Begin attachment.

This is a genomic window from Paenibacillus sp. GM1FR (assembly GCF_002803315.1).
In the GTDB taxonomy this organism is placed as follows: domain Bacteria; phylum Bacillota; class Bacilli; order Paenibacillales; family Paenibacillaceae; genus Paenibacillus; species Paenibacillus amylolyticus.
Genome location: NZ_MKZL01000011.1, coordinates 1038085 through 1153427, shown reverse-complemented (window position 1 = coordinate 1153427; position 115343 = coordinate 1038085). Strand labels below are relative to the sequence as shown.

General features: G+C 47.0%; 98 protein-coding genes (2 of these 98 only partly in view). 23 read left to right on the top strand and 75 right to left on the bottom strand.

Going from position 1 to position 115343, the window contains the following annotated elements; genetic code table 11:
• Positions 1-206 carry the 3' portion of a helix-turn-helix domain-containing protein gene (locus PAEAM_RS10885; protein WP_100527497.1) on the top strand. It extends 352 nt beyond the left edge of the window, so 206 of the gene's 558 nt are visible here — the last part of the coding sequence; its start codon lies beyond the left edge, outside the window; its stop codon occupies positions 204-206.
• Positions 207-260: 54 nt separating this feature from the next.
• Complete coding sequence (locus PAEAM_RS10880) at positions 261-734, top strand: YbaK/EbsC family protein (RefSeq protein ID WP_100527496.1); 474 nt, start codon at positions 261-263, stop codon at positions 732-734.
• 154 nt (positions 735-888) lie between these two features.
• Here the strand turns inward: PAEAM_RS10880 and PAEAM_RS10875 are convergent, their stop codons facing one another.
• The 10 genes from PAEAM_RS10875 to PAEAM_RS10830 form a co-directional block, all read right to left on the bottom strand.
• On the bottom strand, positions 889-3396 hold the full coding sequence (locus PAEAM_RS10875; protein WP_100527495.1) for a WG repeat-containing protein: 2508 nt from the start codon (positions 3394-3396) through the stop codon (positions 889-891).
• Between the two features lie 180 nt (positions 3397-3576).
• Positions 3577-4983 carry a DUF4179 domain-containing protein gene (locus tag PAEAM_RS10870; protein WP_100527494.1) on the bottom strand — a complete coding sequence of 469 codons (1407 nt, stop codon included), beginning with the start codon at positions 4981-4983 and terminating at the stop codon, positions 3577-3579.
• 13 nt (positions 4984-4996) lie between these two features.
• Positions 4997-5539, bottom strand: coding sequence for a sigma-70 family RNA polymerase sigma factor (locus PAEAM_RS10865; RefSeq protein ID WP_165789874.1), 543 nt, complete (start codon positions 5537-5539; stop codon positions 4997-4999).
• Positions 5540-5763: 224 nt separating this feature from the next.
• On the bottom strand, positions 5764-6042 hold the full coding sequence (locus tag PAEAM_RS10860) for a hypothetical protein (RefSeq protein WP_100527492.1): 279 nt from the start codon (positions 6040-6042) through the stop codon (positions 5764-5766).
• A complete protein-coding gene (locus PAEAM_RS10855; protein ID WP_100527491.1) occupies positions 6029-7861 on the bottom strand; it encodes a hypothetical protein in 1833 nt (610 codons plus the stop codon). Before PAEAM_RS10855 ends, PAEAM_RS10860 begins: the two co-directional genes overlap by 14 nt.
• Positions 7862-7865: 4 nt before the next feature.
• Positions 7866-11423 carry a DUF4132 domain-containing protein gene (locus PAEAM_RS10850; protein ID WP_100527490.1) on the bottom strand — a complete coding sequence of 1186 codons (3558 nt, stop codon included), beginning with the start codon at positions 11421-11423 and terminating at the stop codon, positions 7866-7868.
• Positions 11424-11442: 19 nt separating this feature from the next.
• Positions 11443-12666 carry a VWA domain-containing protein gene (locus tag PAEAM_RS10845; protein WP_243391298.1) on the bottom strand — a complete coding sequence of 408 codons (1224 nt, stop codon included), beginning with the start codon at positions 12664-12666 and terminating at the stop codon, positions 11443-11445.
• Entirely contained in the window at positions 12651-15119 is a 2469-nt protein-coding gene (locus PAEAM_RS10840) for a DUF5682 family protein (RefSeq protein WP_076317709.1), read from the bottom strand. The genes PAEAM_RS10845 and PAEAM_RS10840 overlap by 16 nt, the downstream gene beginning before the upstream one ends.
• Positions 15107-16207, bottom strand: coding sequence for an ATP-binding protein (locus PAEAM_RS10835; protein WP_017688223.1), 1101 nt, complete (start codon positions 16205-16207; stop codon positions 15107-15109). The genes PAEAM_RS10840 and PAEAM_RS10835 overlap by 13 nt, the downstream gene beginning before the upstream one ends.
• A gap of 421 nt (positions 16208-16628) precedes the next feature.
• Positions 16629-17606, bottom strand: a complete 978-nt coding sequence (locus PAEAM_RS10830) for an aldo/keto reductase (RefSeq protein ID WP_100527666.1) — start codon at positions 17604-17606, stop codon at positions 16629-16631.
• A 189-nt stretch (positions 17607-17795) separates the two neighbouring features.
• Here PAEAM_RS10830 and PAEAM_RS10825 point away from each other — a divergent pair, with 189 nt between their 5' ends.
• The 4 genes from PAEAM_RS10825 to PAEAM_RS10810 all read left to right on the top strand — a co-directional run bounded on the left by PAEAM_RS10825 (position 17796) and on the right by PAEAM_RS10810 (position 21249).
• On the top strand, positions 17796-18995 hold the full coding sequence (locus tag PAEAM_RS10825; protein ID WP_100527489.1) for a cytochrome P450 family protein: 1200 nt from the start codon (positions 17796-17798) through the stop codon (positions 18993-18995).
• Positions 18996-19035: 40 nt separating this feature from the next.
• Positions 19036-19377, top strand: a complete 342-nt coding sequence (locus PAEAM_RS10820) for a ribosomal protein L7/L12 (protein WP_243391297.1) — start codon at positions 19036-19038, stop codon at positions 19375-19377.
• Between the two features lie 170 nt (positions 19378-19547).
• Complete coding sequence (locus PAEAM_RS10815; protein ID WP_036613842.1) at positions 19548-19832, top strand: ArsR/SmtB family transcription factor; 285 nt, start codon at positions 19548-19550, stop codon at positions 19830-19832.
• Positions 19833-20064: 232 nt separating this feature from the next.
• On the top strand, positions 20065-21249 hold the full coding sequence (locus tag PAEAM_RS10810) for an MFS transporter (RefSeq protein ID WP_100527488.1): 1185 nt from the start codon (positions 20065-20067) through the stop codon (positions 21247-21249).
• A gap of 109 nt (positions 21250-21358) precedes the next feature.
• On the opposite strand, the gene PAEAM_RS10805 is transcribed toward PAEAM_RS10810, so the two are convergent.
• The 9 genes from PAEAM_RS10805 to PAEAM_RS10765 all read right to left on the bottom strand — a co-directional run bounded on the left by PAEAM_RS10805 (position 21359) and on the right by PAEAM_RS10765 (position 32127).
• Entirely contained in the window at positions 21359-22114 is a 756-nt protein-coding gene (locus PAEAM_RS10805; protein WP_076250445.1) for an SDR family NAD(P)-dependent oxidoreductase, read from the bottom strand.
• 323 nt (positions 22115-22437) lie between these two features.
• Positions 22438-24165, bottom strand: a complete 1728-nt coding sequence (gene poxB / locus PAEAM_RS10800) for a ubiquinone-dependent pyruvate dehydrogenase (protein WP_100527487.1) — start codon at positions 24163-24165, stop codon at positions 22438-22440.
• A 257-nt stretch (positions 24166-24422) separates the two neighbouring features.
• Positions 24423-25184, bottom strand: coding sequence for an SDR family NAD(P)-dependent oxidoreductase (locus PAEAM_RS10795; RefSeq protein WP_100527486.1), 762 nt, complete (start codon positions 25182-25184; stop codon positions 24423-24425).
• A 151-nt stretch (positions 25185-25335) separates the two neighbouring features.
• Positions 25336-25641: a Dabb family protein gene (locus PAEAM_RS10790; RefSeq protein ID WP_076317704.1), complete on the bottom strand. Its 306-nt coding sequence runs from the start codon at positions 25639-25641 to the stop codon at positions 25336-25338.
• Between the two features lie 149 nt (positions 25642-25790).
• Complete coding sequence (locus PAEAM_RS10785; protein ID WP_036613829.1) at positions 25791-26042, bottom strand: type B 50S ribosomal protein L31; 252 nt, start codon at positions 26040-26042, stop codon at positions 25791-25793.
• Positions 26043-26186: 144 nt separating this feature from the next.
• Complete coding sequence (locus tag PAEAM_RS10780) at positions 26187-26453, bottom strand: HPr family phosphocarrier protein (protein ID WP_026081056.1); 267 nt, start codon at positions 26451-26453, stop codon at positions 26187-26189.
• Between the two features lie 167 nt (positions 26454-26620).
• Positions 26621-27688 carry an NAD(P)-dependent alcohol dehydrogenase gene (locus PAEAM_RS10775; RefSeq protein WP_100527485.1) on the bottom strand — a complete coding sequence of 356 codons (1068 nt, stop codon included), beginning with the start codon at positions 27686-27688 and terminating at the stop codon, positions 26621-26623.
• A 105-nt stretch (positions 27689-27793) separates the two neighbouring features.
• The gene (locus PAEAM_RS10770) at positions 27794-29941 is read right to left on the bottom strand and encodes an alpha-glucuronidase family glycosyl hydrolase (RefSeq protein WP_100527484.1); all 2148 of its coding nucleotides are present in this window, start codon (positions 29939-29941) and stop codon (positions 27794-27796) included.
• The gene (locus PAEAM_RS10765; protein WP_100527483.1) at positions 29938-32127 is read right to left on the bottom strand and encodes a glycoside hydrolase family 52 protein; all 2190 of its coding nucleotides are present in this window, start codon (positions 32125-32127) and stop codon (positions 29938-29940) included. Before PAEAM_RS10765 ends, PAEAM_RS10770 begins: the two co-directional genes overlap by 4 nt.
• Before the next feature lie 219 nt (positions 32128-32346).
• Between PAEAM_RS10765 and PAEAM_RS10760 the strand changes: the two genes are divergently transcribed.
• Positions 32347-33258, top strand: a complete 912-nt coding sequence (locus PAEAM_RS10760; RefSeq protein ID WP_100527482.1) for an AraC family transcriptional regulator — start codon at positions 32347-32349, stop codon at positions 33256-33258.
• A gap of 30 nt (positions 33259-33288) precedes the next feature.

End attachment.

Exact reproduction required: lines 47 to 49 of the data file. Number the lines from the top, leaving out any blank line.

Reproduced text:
• Positions 25336-25641: a Dabb family protein gene (locus PAEAM_RS10790; RefSeq protein ID WP_076317704.1), complete on the bottom strand. Its 306-nt coding sequence runs from the start codon at positions 25639-25641 to the stop codon at positions 25336-25338.
• Between the two features lie 149 nt (positions 25642-25790).
• Complete coding sequence (locus PAEAM_RS10785; protein ID WP_036613829.1) at positions 25791-26042, bottom strand: type B 50S ribosomal protein L31; 252 nt, start codon at positions 26040-26042, stop codon at positions 25791-25793.